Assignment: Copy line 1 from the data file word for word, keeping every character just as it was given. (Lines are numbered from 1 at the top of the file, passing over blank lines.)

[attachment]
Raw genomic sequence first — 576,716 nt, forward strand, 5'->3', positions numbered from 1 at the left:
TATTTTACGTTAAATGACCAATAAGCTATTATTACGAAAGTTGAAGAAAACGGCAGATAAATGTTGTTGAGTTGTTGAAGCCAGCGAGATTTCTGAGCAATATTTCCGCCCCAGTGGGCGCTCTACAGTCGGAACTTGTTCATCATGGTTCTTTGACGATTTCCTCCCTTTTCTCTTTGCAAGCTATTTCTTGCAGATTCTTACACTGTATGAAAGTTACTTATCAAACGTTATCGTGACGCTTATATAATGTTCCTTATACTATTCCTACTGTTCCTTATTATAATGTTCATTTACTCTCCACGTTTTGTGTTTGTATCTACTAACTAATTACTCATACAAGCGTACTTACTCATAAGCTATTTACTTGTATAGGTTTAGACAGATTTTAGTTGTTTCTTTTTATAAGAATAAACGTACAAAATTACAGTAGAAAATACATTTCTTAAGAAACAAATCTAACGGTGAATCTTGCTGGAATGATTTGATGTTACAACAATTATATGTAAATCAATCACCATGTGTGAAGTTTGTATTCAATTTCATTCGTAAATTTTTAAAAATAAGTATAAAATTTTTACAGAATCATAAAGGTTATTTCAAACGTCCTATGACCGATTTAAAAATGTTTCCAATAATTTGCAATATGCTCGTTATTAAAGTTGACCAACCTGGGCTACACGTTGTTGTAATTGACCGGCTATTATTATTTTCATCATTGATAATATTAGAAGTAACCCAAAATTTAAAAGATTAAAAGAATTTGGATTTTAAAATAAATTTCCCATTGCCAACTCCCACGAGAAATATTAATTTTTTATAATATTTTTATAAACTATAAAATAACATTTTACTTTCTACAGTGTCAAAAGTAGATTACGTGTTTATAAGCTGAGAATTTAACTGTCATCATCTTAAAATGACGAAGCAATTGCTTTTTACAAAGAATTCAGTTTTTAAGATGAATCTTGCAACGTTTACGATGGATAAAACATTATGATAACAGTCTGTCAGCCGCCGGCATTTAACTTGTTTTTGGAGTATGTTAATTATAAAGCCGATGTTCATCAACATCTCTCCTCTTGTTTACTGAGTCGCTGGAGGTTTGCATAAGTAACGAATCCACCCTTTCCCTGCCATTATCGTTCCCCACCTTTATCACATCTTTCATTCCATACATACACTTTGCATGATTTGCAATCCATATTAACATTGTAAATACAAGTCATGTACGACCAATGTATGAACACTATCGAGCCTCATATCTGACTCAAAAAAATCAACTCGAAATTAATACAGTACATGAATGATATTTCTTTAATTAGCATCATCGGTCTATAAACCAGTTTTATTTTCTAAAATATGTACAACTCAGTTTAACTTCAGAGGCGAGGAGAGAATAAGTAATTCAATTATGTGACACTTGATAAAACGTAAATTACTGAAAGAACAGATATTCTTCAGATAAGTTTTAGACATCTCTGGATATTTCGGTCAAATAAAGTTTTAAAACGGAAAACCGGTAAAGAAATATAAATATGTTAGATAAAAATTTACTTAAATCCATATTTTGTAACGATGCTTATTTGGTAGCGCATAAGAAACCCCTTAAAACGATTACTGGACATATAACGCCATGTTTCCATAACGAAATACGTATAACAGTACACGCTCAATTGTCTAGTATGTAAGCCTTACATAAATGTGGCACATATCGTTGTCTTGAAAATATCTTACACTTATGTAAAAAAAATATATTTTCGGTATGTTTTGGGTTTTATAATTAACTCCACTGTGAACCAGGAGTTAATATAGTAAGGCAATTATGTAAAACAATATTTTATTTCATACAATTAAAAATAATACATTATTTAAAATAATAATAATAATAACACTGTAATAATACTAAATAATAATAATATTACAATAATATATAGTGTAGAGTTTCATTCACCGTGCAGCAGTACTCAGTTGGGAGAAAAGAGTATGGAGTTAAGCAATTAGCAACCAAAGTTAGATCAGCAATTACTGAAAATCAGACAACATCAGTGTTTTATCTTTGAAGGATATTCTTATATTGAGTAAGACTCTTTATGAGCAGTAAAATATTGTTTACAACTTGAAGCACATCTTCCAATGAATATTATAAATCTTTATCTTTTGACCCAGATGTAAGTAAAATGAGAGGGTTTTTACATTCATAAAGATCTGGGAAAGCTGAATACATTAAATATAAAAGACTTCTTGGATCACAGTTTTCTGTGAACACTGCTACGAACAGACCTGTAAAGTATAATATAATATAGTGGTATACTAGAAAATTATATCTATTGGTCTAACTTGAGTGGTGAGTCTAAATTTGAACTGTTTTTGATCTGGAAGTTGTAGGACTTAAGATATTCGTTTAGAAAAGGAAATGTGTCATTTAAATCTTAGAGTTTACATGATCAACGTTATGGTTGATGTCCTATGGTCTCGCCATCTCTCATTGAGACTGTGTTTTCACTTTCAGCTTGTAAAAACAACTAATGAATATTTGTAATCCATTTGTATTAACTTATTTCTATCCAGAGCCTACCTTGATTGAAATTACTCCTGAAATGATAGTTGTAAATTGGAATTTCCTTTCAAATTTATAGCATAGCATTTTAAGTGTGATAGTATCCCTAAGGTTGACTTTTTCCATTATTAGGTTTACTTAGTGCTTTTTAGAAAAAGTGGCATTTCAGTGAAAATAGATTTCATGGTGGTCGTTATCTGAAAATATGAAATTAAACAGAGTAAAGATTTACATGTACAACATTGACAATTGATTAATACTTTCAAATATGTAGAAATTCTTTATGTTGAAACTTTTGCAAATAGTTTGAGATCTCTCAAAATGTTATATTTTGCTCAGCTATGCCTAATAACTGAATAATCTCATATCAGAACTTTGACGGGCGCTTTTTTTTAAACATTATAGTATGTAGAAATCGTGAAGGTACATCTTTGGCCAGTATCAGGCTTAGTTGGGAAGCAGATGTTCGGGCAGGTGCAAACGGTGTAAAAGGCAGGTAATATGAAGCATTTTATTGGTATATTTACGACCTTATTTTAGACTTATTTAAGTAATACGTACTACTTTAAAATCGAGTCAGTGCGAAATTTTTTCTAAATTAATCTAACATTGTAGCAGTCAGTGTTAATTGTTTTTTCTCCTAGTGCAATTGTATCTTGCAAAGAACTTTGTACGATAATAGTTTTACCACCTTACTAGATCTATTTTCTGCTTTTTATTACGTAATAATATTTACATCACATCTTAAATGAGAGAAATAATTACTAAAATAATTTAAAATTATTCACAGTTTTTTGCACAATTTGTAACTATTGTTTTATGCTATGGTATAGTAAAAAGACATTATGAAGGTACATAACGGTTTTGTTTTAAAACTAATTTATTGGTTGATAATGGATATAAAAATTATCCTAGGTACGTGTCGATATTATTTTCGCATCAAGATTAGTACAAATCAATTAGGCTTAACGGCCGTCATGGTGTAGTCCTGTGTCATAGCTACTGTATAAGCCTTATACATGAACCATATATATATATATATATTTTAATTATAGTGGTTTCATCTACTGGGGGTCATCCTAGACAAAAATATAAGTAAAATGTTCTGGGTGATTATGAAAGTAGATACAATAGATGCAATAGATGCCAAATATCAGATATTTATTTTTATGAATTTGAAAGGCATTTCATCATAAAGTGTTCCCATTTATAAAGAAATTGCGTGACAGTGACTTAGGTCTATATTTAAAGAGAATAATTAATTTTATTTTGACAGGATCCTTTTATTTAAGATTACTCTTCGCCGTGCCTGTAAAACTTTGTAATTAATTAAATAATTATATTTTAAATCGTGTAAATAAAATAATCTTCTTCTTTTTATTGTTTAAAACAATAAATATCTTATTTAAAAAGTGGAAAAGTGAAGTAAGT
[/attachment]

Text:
Raw genomic sequence first — 576,716 nt, forward strand, 5'->3', positions numbered from 1 at the left: